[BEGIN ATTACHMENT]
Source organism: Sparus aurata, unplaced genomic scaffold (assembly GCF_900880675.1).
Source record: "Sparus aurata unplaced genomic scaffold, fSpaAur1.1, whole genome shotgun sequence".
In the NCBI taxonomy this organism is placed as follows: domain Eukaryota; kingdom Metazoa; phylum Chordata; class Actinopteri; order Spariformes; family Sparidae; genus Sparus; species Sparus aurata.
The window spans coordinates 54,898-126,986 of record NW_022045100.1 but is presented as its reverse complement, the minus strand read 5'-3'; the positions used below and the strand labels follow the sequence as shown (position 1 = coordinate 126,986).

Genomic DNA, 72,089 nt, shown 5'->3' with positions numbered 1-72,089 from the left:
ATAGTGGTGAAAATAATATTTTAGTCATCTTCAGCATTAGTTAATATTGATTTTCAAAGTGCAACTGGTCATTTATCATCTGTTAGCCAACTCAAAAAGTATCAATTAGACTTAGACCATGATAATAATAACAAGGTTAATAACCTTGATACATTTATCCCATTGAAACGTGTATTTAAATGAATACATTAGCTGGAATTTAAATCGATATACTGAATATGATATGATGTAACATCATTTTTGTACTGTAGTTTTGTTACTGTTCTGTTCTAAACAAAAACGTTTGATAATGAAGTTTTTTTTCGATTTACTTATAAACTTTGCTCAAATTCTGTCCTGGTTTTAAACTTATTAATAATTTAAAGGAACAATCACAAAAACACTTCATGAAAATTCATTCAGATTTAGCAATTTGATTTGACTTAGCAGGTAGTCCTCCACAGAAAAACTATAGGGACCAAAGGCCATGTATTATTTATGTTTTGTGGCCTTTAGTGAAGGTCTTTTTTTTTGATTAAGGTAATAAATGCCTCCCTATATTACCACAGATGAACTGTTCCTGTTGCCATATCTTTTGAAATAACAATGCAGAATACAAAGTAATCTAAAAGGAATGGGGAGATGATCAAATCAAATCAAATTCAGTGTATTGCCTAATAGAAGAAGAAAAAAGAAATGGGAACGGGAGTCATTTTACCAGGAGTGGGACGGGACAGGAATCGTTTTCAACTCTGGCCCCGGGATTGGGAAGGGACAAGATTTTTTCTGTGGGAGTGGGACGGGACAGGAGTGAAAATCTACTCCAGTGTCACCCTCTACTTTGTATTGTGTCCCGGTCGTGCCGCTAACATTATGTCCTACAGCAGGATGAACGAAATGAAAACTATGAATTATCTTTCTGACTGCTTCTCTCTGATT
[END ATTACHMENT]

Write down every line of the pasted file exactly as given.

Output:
Source organism: Sparus aurata, unplaced genomic scaffold (assembly GCF_900880675.1).
Source record: "Sparus aurata unplaced genomic scaffold, fSpaAur1.1, whole genome shotgun sequence".
In the NCBI taxonomy this organism is placed as follows: domain Eukaryota; kingdom Metazoa; phylum Chordata; class Actinopteri; order Spariformes; family Sparidae; genus Sparus; species Sparus aurata.
The window spans coordinates 54,898-126,986 of record NW_022045100.1 but is presented as its reverse complement, the minus strand read 5'-3'; the positions used below and the strand labels follow the sequence as shown (position 1 = coordinate 126,986).

Genomic DNA, 72,089 nt, shown 5'->3' with positions numbered 1-72,089 from the left:
ATAGTGGTGAAAATAATATTTTAGTCATCTTCAGCATTAGTTAATATTGATTTTCAAAGTGCAACTGGTCATTTATCATCTGTTAGCCAACTCAAAAAGTATCAATTAGACTTAGACCATGATAATAATAACAAGGTTAATAACCTTGATACATTTATCCCATTGAAACGTGTATTTAAATGAATACATTAGCTGGAATTTAAATCGATATACTGAATATGATATGATGTAACATCATTTTTGTACTGTAGTTTTGTTACTGTTCTGTTCTAAACAAAAACGTTTGATAATGAAGTTTTTTTTCGATTTACTTATAAACTTTGCTCAAATTCTGTCCTGGTTTTAAACTTATTAATAATTTAAAGGAACAATCACAAAAACACTTCATGAAAATTCATTCAGATTTAGCAATTTGATTTGACTTAGCAGGTAGTCCTCCACAGAAAAACTATAGGGACCAAAGGCCATGTATTATTTATGTTTTGTGGCCTTTAGTGAAGGTCTTTTTTTTTGATTAAGGTAATAAATGCCTCCCTATATTACCACAGATGAACTGTTCCTGTTGCCATATCTTTTGAAATAACAATGCAGAATACAAAGTAATCTAAAAGGAATGGGGAGATGATCAAATCAAATCAAATTCAGTGTATTGCCTAATAGAAGAAGAAAAAAGAAATGGGAACGGGAGTCATTTTACCAGGAGTGGGACGGGACAGGAATCGTTTTCAACTCTGGCCCCGGGATTGGGAAGGGACAAGATTTTTTCTGTGGGAGTGGGACGGGACAGGAGTGAAAATCTACTCCAGTGTCACCCTCTACTTTGTATTGTGTCCCGGTCGTGCCGCTAACATTATGTCCTACAGCAGGATGAACGAAATGAAAACTATGAATTATCTTTCTGACTGCTTCTCTCTGATT